close. Seen within this historical context, the photographs in "Blood and Honey"
are evidence of man's continuing capacity for cruelty.
Even though the subject matter of war photography is inherently disturbing, the medium of photography has serious limitations as a substitute for a first-hand experience of reality. These limitations are discussed in Chapter 3. For example, photographs are not a transparent window onto the world. They always are static representations of people, carved out of a larger world, mediated by the camera and the photographer to a significant degree. Ron Haviv, however, minimizes the limitations of the medium in a way that reveals the personal experience of the individuals he photographs. He accomplishes this through a combination of techniques such as shots from below and close to the subjects, sharp focus on telling gestures and details, blurring of the boundaries of the frame, and elegant formal composition. Most importantly, Haviv's perceptual style, as that term is used by the French philosopher Maurice Merleau-Ponty, encourages a connection between the viewer and the people in the photographs; through the use of the camera as an extension of his body, Ron Haviv organizes and expresses his perception of the experience of others.

The quest to identify the factors that contribute to the impact of Ron Haviv's
photographs benefits from different critical disciplines because photography "dissolves and reconfigures disciplinary boundaries" (Nichols 43). Photography is torn between expressive language, and a critical language that transverses several discourses (Barthes, "Camera Lucida" 8). Reflecting the multi-faceted nature of photography, and its relative status as a newcomer among cultural artifacts, photography theory and criticism tend to draw on a variety of fields such as history, art history and criticism, literary criticism, semiotics, and philosophy. Concepts from each one of these disciplines will be applied to evaluate the impact of Ron Haviv's images.
For an example, works by Jorge Lewinski and Bernd Huppauf on the evolution of war photography provide a context and point of comparison for "Blood and Honey". Tony Judt's Postwar: A History of Europe Since 1945 and essays in Blood and Honey: A Balkan War Journal have been consulted to establish the historical context of the Balkan conflict set out in Chapter 4. The analysis in Chapter 5 of individual photographs is informed by the thinking of art historian John Szarkowski, who provides a framework for describing the appearance of individual photographs, and insights by the semiotician Roland Barthes into the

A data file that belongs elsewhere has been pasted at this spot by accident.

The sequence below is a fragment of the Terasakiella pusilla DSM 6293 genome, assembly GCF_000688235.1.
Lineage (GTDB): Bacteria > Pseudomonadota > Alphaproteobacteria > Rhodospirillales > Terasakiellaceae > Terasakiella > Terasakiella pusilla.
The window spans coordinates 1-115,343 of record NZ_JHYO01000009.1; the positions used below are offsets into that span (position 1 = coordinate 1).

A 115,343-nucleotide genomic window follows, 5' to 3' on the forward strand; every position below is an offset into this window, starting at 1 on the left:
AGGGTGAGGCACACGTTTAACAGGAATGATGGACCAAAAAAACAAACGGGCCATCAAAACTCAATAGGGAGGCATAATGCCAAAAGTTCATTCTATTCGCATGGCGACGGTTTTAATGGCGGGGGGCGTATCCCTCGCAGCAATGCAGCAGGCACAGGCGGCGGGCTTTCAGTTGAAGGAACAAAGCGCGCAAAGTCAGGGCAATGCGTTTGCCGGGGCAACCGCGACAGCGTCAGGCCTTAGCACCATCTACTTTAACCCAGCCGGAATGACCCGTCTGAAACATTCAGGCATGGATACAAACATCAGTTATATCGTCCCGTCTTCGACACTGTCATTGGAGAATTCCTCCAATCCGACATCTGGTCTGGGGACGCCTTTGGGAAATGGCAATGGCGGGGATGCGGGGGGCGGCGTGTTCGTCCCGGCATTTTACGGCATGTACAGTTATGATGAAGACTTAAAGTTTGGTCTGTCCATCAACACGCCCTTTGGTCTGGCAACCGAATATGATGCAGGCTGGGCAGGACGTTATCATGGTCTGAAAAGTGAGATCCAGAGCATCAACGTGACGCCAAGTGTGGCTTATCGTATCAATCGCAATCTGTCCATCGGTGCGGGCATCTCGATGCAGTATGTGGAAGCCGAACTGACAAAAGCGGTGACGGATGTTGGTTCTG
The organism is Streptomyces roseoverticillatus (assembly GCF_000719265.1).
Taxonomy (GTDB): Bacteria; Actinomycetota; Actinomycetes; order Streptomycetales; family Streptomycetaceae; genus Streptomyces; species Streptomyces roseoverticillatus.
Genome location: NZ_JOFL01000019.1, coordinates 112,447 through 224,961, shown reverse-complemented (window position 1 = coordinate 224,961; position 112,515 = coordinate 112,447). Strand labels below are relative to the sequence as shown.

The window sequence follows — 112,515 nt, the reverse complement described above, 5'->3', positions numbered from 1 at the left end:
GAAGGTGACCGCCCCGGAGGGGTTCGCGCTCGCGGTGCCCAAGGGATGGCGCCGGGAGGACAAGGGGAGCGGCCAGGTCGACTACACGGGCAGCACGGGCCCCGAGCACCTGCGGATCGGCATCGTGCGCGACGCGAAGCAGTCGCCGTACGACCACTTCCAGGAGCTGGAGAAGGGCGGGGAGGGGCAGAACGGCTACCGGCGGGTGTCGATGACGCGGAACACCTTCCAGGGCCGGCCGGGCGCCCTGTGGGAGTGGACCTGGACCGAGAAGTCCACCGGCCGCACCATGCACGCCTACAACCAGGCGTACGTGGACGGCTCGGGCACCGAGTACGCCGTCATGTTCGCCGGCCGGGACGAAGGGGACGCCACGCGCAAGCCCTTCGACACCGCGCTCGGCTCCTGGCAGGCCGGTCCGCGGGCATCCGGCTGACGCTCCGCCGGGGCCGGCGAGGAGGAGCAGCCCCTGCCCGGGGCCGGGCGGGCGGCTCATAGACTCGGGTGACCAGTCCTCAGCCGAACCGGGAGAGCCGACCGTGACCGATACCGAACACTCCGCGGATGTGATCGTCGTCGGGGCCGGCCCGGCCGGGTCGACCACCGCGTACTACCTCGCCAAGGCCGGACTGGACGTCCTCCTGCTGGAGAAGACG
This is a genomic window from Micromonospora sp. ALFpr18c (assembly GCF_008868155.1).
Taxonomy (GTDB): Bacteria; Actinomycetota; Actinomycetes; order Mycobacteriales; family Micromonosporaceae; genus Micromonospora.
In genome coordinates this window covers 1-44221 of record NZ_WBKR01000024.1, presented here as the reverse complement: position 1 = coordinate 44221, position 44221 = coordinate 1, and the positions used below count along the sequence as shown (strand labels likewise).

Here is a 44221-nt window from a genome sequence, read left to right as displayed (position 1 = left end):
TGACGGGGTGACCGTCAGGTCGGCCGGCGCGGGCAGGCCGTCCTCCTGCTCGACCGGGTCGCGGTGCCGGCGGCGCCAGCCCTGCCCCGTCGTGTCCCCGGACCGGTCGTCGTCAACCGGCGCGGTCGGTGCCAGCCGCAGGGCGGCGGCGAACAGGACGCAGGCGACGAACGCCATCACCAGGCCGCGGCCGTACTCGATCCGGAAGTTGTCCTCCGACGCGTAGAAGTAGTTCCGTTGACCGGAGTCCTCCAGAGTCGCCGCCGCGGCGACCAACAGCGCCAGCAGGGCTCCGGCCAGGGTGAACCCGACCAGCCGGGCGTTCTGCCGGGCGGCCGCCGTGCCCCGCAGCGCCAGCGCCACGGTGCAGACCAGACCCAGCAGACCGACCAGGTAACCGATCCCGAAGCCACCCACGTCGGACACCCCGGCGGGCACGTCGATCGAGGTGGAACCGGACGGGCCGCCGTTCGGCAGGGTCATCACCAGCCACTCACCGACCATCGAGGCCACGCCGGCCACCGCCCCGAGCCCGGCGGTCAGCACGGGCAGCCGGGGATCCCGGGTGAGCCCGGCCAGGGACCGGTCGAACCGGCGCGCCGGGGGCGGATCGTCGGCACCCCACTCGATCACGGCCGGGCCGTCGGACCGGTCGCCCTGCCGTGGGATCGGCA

impact of photographs and tools for uncovering their connoted messages. Aiding in this analysis are the ideas of Susan Sontag, who has written widely on photography, which explore the relationship between photographs and reality, and raise questions about the impact of war photographs in an age of image saturation. Finally, the work of the French phenomenologist Maurice Merleau-Ponty about the human body and perception contributes to an understanding of why we connect with images of people, and how the perceptual experience of the photographer is expressed through the camera.
The photographs in "Blood and Honey" can be looked at as three distinct but interacting layers to be excavated methodically, from the outside in, to uncover the characteristics that contribute to their force. In Chapter 5, selected photographs from "Blood and Honey" are excavated layer by layer to identify the factors that make a particular photograph provoke or move the viewer. The outside layer has two entwined components: the subject matter and subject of the photograph (i.e. the "who, what, and where" of the image) and the formal characteristics of the image. The first layer is a function of essential choices made by the photographer, including choices such as what to photograph, how the image is framed, the vantage point, focus, exposure, and lighting. The effect of the

photographer's choices directly implicates the meaning of the world that ultimately is reproduced by the camera. The next layer of the photograph consists of the connotative content of the images. For example, a statue juxtaposed with the image of a soldier might connote bravery or a link to an historic figure. A certain style of dress might connote an ethnic or religious affiliation. The innermost layer consists of visual clues given by the positions, postures, expressions and so forth of people which reveal their lived experience.